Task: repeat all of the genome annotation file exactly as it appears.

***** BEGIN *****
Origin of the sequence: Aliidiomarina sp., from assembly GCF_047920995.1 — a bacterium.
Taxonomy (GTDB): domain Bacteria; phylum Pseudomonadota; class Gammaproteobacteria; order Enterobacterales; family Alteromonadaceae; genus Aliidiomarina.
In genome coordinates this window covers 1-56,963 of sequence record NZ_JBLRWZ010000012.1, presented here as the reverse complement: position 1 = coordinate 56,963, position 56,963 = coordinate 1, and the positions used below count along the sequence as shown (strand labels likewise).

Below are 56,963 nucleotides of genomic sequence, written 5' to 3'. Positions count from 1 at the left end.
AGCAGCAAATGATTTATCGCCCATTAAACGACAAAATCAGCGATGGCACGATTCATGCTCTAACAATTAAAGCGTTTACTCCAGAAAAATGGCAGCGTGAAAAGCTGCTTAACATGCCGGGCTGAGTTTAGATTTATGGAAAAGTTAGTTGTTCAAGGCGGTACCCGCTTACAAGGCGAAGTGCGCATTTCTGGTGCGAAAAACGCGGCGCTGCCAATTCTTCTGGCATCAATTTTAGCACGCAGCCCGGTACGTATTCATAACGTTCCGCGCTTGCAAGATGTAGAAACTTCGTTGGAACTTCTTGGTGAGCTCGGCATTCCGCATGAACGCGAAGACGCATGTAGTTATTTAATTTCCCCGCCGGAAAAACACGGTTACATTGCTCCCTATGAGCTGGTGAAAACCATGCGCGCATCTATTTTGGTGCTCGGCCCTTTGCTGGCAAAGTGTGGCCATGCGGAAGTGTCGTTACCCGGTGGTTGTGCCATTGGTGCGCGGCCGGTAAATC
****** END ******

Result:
Origin of the sequence: Aliidiomarina sp., from assembly GCF_047920995.1 — a bacterium.
Taxonomy (GTDB): domain Bacteria; phylum Pseudomonadota; class Gammaproteobacteria; order Enterobacterales; family Alteromonadaceae; genus Aliidiomarina.
In genome coordinates this window covers 1-56,963 of sequence record NZ_JBLRWZ010000012.1, presented here as the reverse complement: position 1 = coordinate 56,963, position 56,963 = coordinate 1, and the positions used below count along the sequence as shown (strand labels likewise).

Below are 56,963 nucleotides of genomic sequence, written 5' to 3'. Positions count from 1 at the left end.
AGCAGCAAATGATTTATCGCCCATTAAACGACAAAATCAGCGATGGCACGATTCATGCTCTAACAATTAAAGCGTTTACTCCAGAAAAATGGCAGCGTGAAAAGCTGCTTAACATGCCGGGCTGAGTTTAGATTTATGGAAAAGTTAGTTGTTCAAGGCGGTACCCGCTTACAAGGCGAAGTGCGCATTTCTGGTGCGAAAAACGCGGCGCTGCCAATTCTTCTGGCATCAATTTTAGCACGCAGCCCGGTACGTATTCATAACGTTCCGCGCTTGCAAGATGTAGAAACTTCGTTGGAACTTCTTGGTGAGCTCGGCATTCCGCATGAACGCGAAGACGCATGTAGTTATTTAATTTCCCCGCCGGAAAAACACGGTTACATTGCTCCCTATGAGCTGGTGAAAACCATGCGCGCATCTATTTTGGTGCTCGGCCCTTTGCTGGCAAAGTGTGGCCATGCGGAAGTGTCGTTACCCGGTGGTTGTGCCATTGGTGCGCGGCCGGTAAATC